Where to Stream: Netflix

Minority Report (Steven Spielberg)

Minority Report

Steven Spielberg was in top form when he helmed Minority Report, a high-concept, high-wire neo-noir that remains one of the new millennium’s snazziest blockbusters. Playing yet another version of his improbably athletic onscreen self, Tom Cruise is a police chief on the run after his “Pre-Crime” law enforcement program implicates him in the future murder of someone he’s never met. This doozy of a premise asks us to ponder the ethicality of jailing would-be criminals based on not-yet-perpetrated crimes and, by extension, the question of fate itself. Is this system flawless or irreparably flawed? Can Cruise’s hero not kill his supposed victim? Minority Report is popcorn cinema bold enough to wax philosophical in these ways even as it pushes ever-forward through visual virtuosity and a pleasingly twisty storyline. – Jonah J.

Where to Stream: HBO Go

The Neon Demon (Nicolas Winding Refn)

The Neon Demon

The Neon Demon will eventually elicit some strong reaction from every viewer, and Nicolas Winding Refn has made clear that it shouldn’t be any other way. Our review was among the most negative we posted at Cannes, speaking for both its immediate grade and the force of its criticisms, and our own Brian Roan experienced something that, had it gone just a bit further, would be plastered across every one of the film’s TV spots and Blu-ray cases. – Nick N.

Where to Stream: Amazon Prime

Peter and the Farm (Tony Stone)


“I don’t know why death is always the same, but it is,” cryptically muses Peter Dunning, the owner of Vermont’s Mile Hill Farm, after he’s slaughtered a sheep. In Peter’s 38 years running the organic farm, he’s seen three wives and four children come and go. He hasn’t spoken to them in nearly two decades. His speech patterns buzzing with homespun philosophy, Dunning compares his farm animals to prisoners, saying that he’s spent enough time in jail to know what that must feel like. At the farmer’s market, when you imagine who’s growing the organic vegetables, you’re not exactly picturing a borderline hermit like Dunning. He even writes carefully worded letters to the editor of his local newspaper, which he’s outraged to find published in edited versions. Dunning drinks and curses and rages at the camera, daring the audience to look away. – Tony H. (full review)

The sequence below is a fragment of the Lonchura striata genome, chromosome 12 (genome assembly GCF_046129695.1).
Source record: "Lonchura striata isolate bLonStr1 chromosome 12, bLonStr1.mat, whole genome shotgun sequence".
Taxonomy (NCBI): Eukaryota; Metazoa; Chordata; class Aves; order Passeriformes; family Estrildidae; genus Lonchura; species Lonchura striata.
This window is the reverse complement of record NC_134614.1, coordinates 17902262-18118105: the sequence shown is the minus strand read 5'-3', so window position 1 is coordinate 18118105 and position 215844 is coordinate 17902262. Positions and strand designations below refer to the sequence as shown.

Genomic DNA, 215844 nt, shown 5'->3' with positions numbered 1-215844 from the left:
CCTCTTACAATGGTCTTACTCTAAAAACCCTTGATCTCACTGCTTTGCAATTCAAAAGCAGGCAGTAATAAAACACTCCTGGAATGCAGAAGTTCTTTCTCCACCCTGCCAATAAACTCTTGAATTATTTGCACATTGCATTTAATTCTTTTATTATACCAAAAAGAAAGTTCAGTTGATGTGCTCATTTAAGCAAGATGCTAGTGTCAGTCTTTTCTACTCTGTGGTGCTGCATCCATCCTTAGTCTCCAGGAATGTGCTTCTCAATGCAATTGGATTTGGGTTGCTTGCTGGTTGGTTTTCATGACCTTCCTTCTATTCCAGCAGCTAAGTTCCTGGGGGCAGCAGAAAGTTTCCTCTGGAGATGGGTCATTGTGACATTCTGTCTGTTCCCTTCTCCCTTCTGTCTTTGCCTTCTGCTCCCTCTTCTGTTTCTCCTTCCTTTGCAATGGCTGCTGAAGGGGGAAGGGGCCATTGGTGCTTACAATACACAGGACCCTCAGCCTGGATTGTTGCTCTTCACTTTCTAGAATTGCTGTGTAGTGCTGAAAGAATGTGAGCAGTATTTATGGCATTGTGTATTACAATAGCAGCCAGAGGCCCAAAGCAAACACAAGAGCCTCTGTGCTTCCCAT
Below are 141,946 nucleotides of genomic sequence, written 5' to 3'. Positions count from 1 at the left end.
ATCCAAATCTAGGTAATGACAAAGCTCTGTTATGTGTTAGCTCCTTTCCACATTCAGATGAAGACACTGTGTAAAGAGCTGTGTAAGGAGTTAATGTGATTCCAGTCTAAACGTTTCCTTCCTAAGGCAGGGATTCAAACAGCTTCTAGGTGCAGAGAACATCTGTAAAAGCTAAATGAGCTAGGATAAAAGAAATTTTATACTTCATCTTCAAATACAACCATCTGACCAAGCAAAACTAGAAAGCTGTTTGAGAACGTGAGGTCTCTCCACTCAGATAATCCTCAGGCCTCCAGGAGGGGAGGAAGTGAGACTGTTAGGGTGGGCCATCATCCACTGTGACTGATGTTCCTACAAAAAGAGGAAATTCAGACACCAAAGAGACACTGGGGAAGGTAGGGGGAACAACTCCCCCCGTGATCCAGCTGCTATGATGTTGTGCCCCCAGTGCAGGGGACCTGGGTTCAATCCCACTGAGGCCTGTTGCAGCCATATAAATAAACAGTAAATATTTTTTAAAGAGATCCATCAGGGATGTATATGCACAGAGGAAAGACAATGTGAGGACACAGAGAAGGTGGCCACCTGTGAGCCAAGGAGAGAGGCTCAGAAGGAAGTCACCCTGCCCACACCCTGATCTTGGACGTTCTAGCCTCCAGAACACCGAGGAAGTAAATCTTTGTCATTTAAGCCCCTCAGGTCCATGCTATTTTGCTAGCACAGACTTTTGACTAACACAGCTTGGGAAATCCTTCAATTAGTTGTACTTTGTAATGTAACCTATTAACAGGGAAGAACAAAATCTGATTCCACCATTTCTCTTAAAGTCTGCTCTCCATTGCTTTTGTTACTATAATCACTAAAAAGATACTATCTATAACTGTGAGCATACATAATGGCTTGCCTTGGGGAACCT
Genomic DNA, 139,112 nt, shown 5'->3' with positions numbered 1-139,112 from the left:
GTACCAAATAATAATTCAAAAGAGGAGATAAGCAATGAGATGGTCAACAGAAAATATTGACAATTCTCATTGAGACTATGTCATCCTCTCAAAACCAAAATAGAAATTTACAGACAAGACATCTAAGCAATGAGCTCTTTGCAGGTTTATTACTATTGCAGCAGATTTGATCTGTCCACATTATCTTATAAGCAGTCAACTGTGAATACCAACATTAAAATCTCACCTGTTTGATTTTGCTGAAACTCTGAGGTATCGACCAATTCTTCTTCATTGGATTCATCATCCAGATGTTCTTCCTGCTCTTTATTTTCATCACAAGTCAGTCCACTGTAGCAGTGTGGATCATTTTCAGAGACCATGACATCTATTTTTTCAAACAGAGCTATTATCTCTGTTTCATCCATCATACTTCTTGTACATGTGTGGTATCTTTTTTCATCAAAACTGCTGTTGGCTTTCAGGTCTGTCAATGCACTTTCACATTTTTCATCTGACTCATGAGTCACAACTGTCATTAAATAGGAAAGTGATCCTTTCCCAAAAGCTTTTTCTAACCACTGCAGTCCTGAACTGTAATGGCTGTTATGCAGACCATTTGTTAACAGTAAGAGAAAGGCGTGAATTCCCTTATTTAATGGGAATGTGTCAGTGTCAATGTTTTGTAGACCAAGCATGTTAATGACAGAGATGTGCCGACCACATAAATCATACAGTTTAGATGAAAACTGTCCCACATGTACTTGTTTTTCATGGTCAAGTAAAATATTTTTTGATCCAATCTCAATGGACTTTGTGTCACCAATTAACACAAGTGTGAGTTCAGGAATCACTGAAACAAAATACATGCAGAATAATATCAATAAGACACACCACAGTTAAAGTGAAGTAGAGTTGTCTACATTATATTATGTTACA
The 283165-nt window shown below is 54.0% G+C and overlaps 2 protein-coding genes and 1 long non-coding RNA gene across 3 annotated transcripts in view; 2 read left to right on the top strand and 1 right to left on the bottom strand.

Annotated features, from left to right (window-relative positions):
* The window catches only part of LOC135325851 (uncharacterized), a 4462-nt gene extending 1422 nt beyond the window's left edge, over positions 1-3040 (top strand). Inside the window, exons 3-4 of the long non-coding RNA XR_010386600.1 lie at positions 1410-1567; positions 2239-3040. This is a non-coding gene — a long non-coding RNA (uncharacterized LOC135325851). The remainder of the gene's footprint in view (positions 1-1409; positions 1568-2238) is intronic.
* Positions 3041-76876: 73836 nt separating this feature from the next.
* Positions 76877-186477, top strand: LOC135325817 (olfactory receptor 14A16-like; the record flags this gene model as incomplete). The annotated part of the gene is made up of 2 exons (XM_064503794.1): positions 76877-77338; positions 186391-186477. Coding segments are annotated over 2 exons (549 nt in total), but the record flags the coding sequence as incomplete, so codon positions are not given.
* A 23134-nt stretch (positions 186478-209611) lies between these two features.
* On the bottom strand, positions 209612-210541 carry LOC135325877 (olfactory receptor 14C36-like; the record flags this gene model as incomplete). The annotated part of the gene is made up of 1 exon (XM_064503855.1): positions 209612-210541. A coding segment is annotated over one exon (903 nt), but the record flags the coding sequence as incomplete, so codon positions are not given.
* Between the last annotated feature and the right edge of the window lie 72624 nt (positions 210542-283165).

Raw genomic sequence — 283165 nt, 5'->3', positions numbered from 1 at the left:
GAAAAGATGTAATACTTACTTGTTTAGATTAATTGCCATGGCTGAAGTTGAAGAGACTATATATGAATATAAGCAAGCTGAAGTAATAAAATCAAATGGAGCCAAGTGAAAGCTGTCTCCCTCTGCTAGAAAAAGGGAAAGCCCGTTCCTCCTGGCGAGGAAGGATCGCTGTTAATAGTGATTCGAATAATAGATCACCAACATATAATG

Where to Stream: Amazon, iTunes, Google

Sausage Party (Conrad Vernon and Greg Tiernan)

Sausage Party 2

Within the first few minutes of Sausage Party, a package of horny “virgin” hot dogs boast to a group of neighboring buns how they’ll fulfill their wildest desires when they are finally able to fornicate by sticking themselves inside the flaps of the respective rolls. This opening — after a lavish musical number — serves as a useful litmus test for Seth Rogen’s brainchild: an R-rated animation that isn’t as interested in re-inventing the wheel as it is taking that wheel, lathering it with vulgarity, and spinning it again, and again, and again. While this sounds like a slight, as Sausage Party breaks out of its Pixar-inspired packaging, so to speak, its repetitiveness evolves into a delirious cacophony of obscenities that will terrify the children of unaware parents for decades to come. – Jordan R. (full review)

Where to Stream: Amazon, iTunes, Google

The Terrorizers (Edward Yang)


This has been a banner year for Edward Yang. Forget that he hasn’t premiered anything in sixteen and has been dead for nine – three theatrical restorations (The Terrorizers, A Brighter Summer Day, Taipei Story), a lovely Blu-ray release (Brighter), and more sure to come on either front (Taipei hopefully just one among them) are helping a titan long ignored in western canons enter the canon’s bloodstream. If The Terrorizers, now on Amazon Prime, often seems ahead of its time, that’s probably because it has a way of conjuring up memories of the hyperlink cinema (Iñárritu, Haggis et al.) that would become so dominant some fifteen years after its premiere; and if it proves a shock, it may be in how efficiently the film shatters our ideas of what they can and should do. A series of jagged lines that criss-cross without finding a clean point of intersection – except when, in bloody fashion, they do – Yang’s film enriches as it leaves a sick feeling in the stomach, like that space between dreaming and consciousness where bad thoughts cram together and linger, still, hours after the experience has come to an end. An essential early film, and an essential film in any other regard. – Nick N.

Where to Stream: Amazon Prime

Tickled (David Farrier, Dylan Reeve)


One may have to soon redefine what constitutes a sports movie. At Sundance earlier this year, New Zealand entertainment reporter David Farrier (and co-director Dylan Reeve) premiered Tickled, a film that dives into the “competitive endurance tickling.” However strange that may sound, they go on to unravel a web of conspiracy and intrigue in this underground world. We said in our review, “Tickled gradually turns out to be about how even the most random phenomenon can become an instrument of extortion and manipulation.” – Jordan R.

Where to Stream: Amazon, iTunes, Google

Also New to Streaming


Rainbow Time

Amazon Prime

The Conversation
James Bond series 
Rocky series


All the President’s Men
Batman films (search)
Being There
The Color of Money
Matchstick Men
Paper Moon

MUBI (free 30-day trial)

Infernal Affairs
The Taste of Others
Your Vice is a Locked Room and Only I Have the Key
The Black Cat
The Invisible War (review)
The Ambassador


The African Queen
Carnage Park
H. (review)

Discover more titles that are now available to stream.